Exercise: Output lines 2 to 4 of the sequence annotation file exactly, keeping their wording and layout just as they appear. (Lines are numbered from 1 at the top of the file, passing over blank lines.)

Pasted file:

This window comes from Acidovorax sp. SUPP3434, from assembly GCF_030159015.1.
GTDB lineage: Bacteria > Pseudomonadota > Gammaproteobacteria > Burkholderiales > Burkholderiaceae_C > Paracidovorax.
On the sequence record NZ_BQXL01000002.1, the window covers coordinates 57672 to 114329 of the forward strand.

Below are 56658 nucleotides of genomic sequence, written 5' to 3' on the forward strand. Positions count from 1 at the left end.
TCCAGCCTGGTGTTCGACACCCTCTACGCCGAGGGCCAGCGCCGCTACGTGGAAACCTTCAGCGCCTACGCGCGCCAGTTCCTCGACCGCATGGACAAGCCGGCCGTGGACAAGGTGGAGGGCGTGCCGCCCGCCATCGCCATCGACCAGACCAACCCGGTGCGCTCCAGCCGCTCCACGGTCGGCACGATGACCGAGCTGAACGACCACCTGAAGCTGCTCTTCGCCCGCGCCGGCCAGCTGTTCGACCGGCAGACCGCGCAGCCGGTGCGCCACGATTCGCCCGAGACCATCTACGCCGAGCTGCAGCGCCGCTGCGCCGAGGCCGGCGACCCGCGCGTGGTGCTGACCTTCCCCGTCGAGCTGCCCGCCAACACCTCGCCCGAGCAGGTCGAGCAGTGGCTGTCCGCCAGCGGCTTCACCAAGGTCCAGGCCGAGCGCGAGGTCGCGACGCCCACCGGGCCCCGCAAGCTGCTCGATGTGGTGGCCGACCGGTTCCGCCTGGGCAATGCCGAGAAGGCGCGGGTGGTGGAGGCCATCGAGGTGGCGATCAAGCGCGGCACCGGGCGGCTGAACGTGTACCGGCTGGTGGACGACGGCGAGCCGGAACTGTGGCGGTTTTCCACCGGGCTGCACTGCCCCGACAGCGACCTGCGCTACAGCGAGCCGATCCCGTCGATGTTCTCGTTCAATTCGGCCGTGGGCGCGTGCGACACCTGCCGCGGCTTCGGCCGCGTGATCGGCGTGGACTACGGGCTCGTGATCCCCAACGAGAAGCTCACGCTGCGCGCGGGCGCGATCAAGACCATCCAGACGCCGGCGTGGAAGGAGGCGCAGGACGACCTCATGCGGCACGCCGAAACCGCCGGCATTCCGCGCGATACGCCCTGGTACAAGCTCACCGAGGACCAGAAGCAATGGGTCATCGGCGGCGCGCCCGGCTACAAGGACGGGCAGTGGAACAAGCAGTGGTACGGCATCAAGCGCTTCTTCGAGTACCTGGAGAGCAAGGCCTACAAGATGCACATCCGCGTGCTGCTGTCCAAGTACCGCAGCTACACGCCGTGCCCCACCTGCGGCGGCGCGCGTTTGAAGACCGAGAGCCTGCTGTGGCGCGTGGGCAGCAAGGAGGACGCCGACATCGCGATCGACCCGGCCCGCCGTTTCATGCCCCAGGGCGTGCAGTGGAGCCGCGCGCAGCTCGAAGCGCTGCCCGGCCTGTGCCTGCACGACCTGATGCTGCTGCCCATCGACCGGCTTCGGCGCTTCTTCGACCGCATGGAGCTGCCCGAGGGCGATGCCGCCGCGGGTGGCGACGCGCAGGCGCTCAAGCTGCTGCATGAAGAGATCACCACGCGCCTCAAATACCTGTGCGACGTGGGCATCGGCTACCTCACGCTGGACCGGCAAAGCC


GTDB lineage: Bacteria > Pseudomonadota > Gammaproteobacteria > Burkholderiales > Burkholderiaceae_C > Paracidovorax.
On the sequence record NZ_BQXL01000002.1, the window covers coordinates 57672 to 114329 of the forward strand.

Below are 56658 nucleotides of genomic sequence, written 5' to 3' on the forward strand. Positions count from 1 at the left end.